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Old July 1, 2013, 01:22 PM   #1
Roaddog
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38 super

Is a 38 super +p the same as a 38 SPL+p ?
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Old July 1, 2013, 01:33 PM   #2
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Forget it, I just put the two bullets side by side. Boy I feel dum
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Old July 1, 2013, 01:37 PM   #3
MrBorland
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The .38 Super is a semi-rimmed cartridge generally shot in semi-autos. It's a pretty hot round, too, with pressures in the .357mag range. The bullet's a wee bit smaller in diameter than .38pl, too.

Some revolver shooters use handloaded (and downloaded) .38 Super after machining the cylinder to accept moonclips.
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Old July 1, 2013, 02:05 PM   #4
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It may also be worth noting here that the .38 Super+P isn't actually a " +P " like many have come to understand.

" +P " is not as simple as some believe... it is not just "loaded to a higher pressure." To be accurate, it's a genuine SAAMI designation and industry standard. As such, it's not valid when simply thrown at the end of a cartridge, if that cartridge is not built to a set industry standard... which in our favorite industry... is maintained by SAAMI.

If you look at Buffalo Bore's site, or if you read posts and blogs by some handloaders, they'll toss a careless little " +P " at the end of something they made...to try and tell you that it's beyond industry spec. Buffalo Bore makes fantastic ammo, IMO, but their practice of doing this goes far beyond an minor "annoyance", IMO.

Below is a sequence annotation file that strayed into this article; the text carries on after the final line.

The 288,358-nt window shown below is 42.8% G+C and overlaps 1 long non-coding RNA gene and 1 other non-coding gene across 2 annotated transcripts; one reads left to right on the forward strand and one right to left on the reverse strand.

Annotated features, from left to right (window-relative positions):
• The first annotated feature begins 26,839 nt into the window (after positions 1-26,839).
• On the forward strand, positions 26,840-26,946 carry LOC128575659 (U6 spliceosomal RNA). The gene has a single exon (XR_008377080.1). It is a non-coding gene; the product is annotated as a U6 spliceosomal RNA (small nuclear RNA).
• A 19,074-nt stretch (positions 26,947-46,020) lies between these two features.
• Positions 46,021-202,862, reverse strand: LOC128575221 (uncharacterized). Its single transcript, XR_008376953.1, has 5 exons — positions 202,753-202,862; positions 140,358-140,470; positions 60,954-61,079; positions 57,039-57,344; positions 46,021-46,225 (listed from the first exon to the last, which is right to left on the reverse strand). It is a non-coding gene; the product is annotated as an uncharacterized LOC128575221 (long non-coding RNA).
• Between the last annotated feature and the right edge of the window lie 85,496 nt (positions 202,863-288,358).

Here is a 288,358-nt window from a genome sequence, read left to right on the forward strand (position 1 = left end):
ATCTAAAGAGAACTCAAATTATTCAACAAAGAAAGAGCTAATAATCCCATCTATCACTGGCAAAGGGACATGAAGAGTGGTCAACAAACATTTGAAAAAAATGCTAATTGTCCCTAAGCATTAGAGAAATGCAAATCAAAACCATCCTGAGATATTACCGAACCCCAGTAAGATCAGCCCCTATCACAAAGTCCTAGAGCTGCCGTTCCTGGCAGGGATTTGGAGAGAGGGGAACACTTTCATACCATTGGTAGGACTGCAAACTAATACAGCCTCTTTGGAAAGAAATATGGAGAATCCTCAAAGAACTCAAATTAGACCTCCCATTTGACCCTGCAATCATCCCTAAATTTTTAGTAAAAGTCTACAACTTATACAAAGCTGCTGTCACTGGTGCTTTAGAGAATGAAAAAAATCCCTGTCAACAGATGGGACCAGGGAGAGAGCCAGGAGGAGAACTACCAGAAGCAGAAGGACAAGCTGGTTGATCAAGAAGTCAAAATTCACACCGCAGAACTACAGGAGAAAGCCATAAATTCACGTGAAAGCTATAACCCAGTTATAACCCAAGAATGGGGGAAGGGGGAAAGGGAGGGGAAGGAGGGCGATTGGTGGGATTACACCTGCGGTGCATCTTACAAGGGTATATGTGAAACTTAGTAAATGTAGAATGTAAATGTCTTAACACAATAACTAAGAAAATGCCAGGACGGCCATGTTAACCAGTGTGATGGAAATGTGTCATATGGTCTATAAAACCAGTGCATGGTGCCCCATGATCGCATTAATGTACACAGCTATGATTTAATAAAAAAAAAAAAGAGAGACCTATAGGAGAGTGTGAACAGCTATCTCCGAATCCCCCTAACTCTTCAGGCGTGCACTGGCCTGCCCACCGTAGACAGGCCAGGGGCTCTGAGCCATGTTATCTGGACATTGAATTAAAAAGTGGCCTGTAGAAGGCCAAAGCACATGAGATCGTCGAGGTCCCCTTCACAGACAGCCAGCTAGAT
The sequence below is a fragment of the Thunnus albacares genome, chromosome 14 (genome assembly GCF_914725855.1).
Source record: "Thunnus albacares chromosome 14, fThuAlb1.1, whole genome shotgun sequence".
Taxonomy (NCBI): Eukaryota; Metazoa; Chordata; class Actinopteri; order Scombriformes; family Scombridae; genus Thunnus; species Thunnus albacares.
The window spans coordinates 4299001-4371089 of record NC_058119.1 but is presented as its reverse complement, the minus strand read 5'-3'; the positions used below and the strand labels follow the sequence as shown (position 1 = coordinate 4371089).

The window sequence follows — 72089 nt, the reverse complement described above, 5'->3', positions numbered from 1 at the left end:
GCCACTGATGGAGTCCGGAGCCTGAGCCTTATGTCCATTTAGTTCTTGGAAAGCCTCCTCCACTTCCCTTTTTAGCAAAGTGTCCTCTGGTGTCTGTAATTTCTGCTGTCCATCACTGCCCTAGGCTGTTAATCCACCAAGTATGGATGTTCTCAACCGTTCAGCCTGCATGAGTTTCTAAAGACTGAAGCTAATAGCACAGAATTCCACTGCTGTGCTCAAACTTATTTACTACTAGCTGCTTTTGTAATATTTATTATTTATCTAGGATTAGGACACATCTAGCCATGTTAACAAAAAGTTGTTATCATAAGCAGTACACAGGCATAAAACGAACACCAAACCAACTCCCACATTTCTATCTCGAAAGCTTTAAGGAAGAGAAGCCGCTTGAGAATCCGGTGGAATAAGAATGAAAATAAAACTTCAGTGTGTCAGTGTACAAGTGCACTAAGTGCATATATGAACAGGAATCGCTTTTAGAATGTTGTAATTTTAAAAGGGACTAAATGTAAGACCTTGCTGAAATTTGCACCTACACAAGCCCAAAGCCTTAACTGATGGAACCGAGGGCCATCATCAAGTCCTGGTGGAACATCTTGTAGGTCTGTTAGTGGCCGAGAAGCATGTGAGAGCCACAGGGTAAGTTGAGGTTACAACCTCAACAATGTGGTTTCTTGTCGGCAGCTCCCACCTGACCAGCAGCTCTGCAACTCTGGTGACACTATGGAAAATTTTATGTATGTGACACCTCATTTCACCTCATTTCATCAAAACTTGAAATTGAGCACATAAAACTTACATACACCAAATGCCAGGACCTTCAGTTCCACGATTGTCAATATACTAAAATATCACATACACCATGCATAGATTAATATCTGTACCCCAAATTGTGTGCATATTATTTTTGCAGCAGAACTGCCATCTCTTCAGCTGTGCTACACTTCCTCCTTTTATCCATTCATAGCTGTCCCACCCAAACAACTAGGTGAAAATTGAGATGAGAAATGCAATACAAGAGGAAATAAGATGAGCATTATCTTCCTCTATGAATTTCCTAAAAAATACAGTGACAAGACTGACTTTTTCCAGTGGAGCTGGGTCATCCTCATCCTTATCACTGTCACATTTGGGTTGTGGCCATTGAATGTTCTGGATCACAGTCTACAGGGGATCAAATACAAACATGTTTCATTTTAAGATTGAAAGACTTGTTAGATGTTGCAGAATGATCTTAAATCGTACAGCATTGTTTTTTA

The problem is that when you simply attach a +P to a cartridge for which no SAAMI standard +P exists, all you've done is tell the world that you've made an out-of-spec cartridge that is set to no standard... or to your own mystery standard.

SAAMI has developed and set standards for 9mm+P, .38 Special+P and 45 ACP+P. The others don't exist. Cases have been made for .45 Colt+P, but SAAMI tends to not keep any manner of an active web "page", most searches turn up dated .pdf documents.

.38 Super+P occupies an oddball spot in the world with it's common " +P " moniker in that:
.38 Super
and
.38 Super+P
...are exactly the same cartridge, loaded to exactly the same industry standard. It seems the +P was tossed on to the end of the name quite some time ago to alert the buying public to the LARGE difference in pressure between the .38 Super and the older, much lower pressure yet same physically dimensioned parent round of the .38 Super, the .38 Automatic.

These days, when a cartridge is developed from another and raised to much higher pressures (to offer more performance), they typically lengthen the cartridge to make it physically incompatible with the shorter parent case. Like the .44 Magnum will not chamber in a .44 Special, and the .357 Magnum will not chamber in a .38 Special. That added case length? It's not so they could jam more propellent in there. It's simply to keep Uncle Bubba from blowing up an old .38 Special with some heavy .357 Magnum loads.

The .38 Super -will- fit in to old pistols that were designed around the old, basically dead & gone .38 Automatic round. It is not safe to be used in those pistols. But the .38 Super and the ".38 Super+P" are the same exact round, built to the same standard.
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Old July 1, 2013, 02:40 PM   #5
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The 38 Super was labeled +P for years to separate it from the older, weaker, but dimensionally similar 38 ACP. The Super also came in nickel cases to instantly tell it apart from the 38 ACP in brass casings. The lawyers made them do this so that Super ammo wouldn't be loaded into a 38 ACP by mistake. But this was apparently not enough.